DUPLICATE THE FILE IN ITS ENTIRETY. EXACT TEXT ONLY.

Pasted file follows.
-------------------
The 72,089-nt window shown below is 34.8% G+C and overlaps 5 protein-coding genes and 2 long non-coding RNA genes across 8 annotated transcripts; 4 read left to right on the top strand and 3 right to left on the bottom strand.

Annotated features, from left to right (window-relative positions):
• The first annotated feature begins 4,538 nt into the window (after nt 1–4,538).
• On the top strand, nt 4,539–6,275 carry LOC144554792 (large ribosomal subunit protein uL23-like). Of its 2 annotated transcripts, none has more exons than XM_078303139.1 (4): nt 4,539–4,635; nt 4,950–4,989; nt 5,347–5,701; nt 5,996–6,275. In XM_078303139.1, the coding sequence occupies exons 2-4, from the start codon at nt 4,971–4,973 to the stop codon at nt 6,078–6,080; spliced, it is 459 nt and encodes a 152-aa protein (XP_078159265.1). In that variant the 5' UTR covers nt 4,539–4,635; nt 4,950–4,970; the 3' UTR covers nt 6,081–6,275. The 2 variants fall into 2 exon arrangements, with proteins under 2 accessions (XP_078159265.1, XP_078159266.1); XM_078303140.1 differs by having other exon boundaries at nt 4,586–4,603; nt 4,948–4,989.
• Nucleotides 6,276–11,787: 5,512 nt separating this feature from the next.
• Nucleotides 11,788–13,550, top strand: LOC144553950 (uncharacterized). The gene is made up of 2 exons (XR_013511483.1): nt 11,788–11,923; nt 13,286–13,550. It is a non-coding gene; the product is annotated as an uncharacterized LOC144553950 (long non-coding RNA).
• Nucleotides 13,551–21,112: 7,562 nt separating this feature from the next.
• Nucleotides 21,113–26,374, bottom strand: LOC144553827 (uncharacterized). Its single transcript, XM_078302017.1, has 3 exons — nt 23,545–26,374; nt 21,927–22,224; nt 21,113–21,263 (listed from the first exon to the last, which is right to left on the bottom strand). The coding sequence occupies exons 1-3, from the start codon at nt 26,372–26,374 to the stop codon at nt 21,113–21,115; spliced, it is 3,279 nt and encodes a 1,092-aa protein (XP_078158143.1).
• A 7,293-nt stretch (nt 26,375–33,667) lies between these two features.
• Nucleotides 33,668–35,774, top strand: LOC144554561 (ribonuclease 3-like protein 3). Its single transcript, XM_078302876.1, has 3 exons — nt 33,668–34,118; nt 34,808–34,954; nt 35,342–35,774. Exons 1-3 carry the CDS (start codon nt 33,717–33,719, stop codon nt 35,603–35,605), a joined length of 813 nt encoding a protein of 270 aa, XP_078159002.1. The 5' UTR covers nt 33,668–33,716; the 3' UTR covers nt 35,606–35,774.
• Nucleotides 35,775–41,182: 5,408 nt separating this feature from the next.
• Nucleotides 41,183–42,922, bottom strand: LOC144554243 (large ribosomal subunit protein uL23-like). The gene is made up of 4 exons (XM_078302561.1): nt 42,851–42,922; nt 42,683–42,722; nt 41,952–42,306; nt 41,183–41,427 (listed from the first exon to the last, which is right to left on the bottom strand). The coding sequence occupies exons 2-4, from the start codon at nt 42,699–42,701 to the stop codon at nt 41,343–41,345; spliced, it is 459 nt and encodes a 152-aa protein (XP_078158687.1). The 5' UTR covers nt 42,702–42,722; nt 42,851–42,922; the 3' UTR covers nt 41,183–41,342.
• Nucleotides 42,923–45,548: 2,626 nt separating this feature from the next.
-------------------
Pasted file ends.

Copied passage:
The 72,089-nt window shown below is 34.8% G+C and overlaps 5 protein-coding genes and 2 long non-coding RNA genes across 8 annotated transcripts; 4 read left to right on the top strand and 3 right to left on the bottom strand.

Annotated features, from left to right (window-relative positions):
• The first annotated feature begins 4,538 nt into the window (after nt 1–4,538).
• On the top strand, nt 4,539–6,275 carry LOC144554792 (large ribosomal subunit protein uL23-like). Of its 2 annotated transcripts, none has more exons than XM_078303139.1 (4): nt 4,539–4,635; nt 4,950–4,989; nt 5,347–5,701; nt 5,996–6,275. In XM_078303139.1, the coding sequence occupies exons 2-4, from the start codon at nt 4,971–4,973 to the stop codon at nt 6,078–6,080; spliced, it is 459 nt and encodes a 152-aa protein (XP_078159265.1). In that variant the 5' UTR covers nt 4,539–4,635; nt 4,950–4,970; the 3' UTR covers nt 6,081–6,275. The 2 variants fall into 2 exon arrangements, with proteins under 2 accessions (XP_078159265.1, XP_078159266.1); XM_078303140.1 differs by having other exon boundaries at nt 4,586–4,603; nt 4,948–4,989.
• Nucleotides 6,276–11,787: 5,512 nt separating this feature from the next.
• Nucleotides 11,788–13,550, top strand: LOC144553950 (uncharacterized). The gene is made up of 2 exons (XR_013511483.1): nt 11,788–11,923; nt 13,286–13,550. It is a non-coding gene; the product is annotated as an uncharacterized LOC144553950 (long non-coding RNA).
• Nucleotides 13,551–21,112: 7,562 nt separating this feature from the next.
• Nucleotides 21,113–26,374, bottom strand: LOC144553827 (uncharacterized). Its single transcript, XM_078302017.1, has 3 exons — nt 23,545–26,374; nt 21,927–22,224; nt 21,113–21,263 (listed from the first exon to the last, which is right to left on the bottom strand). The coding sequence occupies exons 1-3, from the start codon at nt 26,372–26,374 to the stop codon at nt 21,113–21,115; spliced, it is 3,279 nt and encodes a 1,092-aa protein (XP_078158143.1).
• A 7,293-nt stretch (nt 26,375–33,667) lies between these two features.
• Nucleotides 33,668–35,774, top strand: LOC144554561 (ribonuclease 3-like protein 3). Its single transcript, XM_078302876.1, has 3 exons — nt 33,668–34,118; nt 34,808–34,954; nt 35,342–35,774. Exons 1-3 carry the CDS (start codon nt 33,717–33,719, stop codon nt 35,603–35,605), a joined length of 813 nt encoding a protein of 270 aa, XP_078159002.1. The 5' UTR covers nt 33,668–33,716; the 3' UTR covers nt 35,606–35,774.
• Nucleotides 35,775–41,182: 5,408 nt separating this feature from the next.
• Nucleotides 41,183–42,922, bottom strand: LOC144554243 (large ribosomal subunit protein uL23-like). The gene is made up of 4 exons (XM_078302561.1): nt 42,851–42,922; nt 42,683–42,722; nt 41,952–42,306; nt 41,183–41,427 (listed from the first exon to the last, which is right to left on the bottom strand). The coding sequence occupies exons 2-4, from the start codon at nt 42,699–42,701 to the stop codon at nt 41,343–41,345; spliced, it is 459 nt and encodes a 152-aa protein (XP_078158687.1). The 5' UTR covers nt 42,702–42,722; nt 42,851–42,922; the 3' UTR covers nt 41,183–41,342.
• Nucleotides 42,923–45,548: 2,626 nt separating this feature from the next.